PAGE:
Poetry Turnstyle: Roberty Gray

Poetry turnst(y)le

Poetry turnst(y)le

Robert Gray is one of those Australian poets bastardised year after year by high school teachers and secondary school curricula.

His poetry is beautiful and always reflects the quietude of having grown up in the country (on the Northern NSW Coast). He recently published his memoirs, ‘The Land I Came Through Last’ (Giramondo). The following poem is from ‘New Selected Poems’  –

Flames and Dangling Wire

On a highway over the marshland.

Off to one side, the smoke of different fires in a row,

like fingers spread and dragged to smudge.

It is the always-burning dump.

Behind us, the city

driven like stakes into the earth.

A waterbird lifts above this swamp

as a turtle moves on the Galapagos shore.

We turn off down a gravel road,

approaching the dump. All the air wobbles

in some cheap mirror.

There is a fog over the hot sun.


Now the distant buildings are stencilled in the smoke.

And we come to a landscape of tin cans,

of cars like skulls,

that is rolling in its sand dune shapes.


Amongst these vast grey plastic sheets of heat,

shadowy figures

who seem engaged in identifying the dead –

they are the attendants, in overalls and goggles,


forking over rubbish on the dampened fires.

A sour smoke

is hauled out everywhere,

thin, like rope. And there are others moving – scavengers.


As in hell the devils

might poke about through our souls, after scraps

of appetite

with which to stimulate themselves,


so these figures

seem to be wandering despondently, with an eternity

where they could find

some peculiar sensation.


We get out and move about also.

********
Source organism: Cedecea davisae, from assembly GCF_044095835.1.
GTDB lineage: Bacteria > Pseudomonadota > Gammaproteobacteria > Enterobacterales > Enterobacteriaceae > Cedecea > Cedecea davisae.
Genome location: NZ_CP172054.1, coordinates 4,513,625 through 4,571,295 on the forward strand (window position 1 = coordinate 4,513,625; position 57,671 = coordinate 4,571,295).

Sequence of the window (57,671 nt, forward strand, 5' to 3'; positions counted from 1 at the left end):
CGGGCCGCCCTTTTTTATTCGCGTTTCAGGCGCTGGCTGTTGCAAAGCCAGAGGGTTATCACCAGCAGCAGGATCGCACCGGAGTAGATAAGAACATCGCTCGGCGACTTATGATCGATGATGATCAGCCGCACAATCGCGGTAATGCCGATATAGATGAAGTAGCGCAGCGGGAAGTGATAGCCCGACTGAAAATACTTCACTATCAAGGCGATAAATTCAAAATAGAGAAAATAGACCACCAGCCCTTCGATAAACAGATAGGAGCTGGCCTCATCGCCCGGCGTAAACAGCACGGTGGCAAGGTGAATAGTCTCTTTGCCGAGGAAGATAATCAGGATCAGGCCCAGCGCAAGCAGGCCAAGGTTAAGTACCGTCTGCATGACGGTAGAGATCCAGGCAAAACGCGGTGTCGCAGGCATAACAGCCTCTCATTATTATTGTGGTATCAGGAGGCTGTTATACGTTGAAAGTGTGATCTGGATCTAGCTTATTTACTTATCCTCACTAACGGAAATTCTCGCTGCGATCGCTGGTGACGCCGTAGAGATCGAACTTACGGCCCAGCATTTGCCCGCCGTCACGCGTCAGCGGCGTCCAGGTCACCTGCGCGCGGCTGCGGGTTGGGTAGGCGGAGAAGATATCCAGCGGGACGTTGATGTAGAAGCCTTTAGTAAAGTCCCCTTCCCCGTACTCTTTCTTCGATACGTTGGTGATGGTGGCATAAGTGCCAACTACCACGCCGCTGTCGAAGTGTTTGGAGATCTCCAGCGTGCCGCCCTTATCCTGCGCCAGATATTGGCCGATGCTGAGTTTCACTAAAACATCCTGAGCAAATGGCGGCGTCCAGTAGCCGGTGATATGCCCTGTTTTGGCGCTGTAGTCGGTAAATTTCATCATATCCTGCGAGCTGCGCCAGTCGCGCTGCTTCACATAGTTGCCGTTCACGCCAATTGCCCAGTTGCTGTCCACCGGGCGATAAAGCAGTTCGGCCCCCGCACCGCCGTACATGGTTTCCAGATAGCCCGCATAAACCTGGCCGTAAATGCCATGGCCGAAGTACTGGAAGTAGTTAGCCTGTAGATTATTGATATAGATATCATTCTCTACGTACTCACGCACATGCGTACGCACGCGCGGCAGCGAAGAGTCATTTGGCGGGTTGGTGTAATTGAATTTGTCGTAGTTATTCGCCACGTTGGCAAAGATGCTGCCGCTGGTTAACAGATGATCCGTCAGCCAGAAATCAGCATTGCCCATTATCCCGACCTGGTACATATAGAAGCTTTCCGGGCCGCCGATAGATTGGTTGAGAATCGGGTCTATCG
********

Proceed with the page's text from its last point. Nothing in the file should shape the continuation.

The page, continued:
The smell is huge,

blasting the mouth dry:

the tons of rotten newspaper, and great cuds or cloth….


And standing where I see the mirage of the city

I realize I am in the future.

This is how it shall be after men have gone.

It will be made of things that worked.


A labourer hoists an unidentifiable mulch

on his fork, throws it in the flame:

something flaps

like the rag held up in ‘The Raft of the Medusa’.


We approach another, through the smoke

and for a moment he seems that demon with the long barge pole.

It is a man, wiping his eyes.

Someone who worked here would have to weep,


and so we speak. The rims beneath his eyes are wet

as an oyster, and red.

Knowing all that he does about us,

how can he avoid a hatred of men?


Going on, I notice an old radio, that spills

its dangling wire –

and I realize that somewhere the voices it received

are still travelling,


skidding away, riddled, around the arc of the universe;

and with them, the horse-laughs, and the Chopin

which was the sound or the curtains lifting,

one time, to a coast of light.

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